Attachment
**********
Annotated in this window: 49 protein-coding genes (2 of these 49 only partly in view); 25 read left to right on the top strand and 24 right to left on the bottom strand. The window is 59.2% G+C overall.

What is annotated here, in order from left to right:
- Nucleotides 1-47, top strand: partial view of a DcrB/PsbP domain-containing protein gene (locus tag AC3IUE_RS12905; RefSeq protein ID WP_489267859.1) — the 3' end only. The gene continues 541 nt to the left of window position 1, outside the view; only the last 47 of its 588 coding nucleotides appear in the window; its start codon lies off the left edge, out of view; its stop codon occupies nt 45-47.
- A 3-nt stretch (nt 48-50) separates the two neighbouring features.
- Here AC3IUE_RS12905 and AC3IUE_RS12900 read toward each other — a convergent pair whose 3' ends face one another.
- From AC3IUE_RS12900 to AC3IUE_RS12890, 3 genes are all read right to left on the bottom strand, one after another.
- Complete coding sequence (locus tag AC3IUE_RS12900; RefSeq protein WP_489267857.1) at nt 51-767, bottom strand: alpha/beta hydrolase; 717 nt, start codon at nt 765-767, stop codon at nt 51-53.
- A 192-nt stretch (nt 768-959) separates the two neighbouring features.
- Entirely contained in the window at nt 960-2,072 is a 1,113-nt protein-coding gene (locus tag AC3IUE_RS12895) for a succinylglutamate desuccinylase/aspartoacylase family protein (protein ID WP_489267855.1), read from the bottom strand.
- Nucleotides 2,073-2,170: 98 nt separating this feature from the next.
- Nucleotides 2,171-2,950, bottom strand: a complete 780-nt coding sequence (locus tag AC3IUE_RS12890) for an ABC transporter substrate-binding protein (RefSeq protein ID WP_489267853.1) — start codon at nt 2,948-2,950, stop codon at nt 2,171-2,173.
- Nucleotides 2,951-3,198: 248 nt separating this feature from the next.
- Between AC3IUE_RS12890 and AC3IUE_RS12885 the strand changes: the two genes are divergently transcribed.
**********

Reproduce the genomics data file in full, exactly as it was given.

Annotated in this window: 49 protein-coding genes (2 of these 49 only partly in view); 25 read left to right on the top strand and 24 right to left on the bottom strand. The window is 59.2% G+C overall.

What is annotated here, in order from left to right:
- Nucleotides 1-47, top strand: partial view of a DcrB/PsbP domain-containing protein gene (locus tag AC3IUE_RS12905; RefSeq protein ID WP_489267859.1) — the 3' end only. The gene continues 541 nt to the left of window position 1, outside the view; only the last 47 of its 588 coding nucleotides appear in the window; its start codon lies off the left edge, out of view; its stop codon occupies nt 45-47.
- A 3-nt stretch (nt 48-50) separates the two neighbouring features.
- Here AC3IUE_RS12905 and AC3IUE_RS12900 read toward each other — a convergent pair whose 3' ends face one another.
- From AC3IUE_RS12900 to AC3IUE_RS12890, 3 genes are all read right to left on the bottom strand, one after another.
- Complete coding sequence (locus tag AC3IUE_RS12900; RefSeq protein WP_489267857.1) at nt 51-767, bottom strand: alpha/beta hydrolase; 717 nt, start codon at nt 765-767, stop codon at nt 51-53.
- A 192-nt stretch (nt 768-959) separates the two neighbouring features.
- Entirely contained in the window at nt 960-2,072 is a 1,113-nt protein-coding gene (locus tag AC3IUE_RS12895) for a succinylglutamate desuccinylase/aspartoacylase family protein (protein ID WP_489267855.1), read from the bottom strand.
- Nucleotides 2,073-2,170: 98 nt separating this feature from the next.
- Nucleotides 2,171-2,950, bottom strand: a complete 780-nt coding sequence (locus tag AC3IUE_RS12890) for an ABC transporter substrate-binding protein (RefSeq protein ID WP_489267853.1) — start codon at nt 2,948-2,950, stop codon at nt 2,171-2,173.
- Nucleotides 2,951-3,198: 248 nt separating this feature from the next.
- Between AC3IUE_RS12890 and AC3IUE_RS12885 the strand changes: the two genes are divergently transcribed.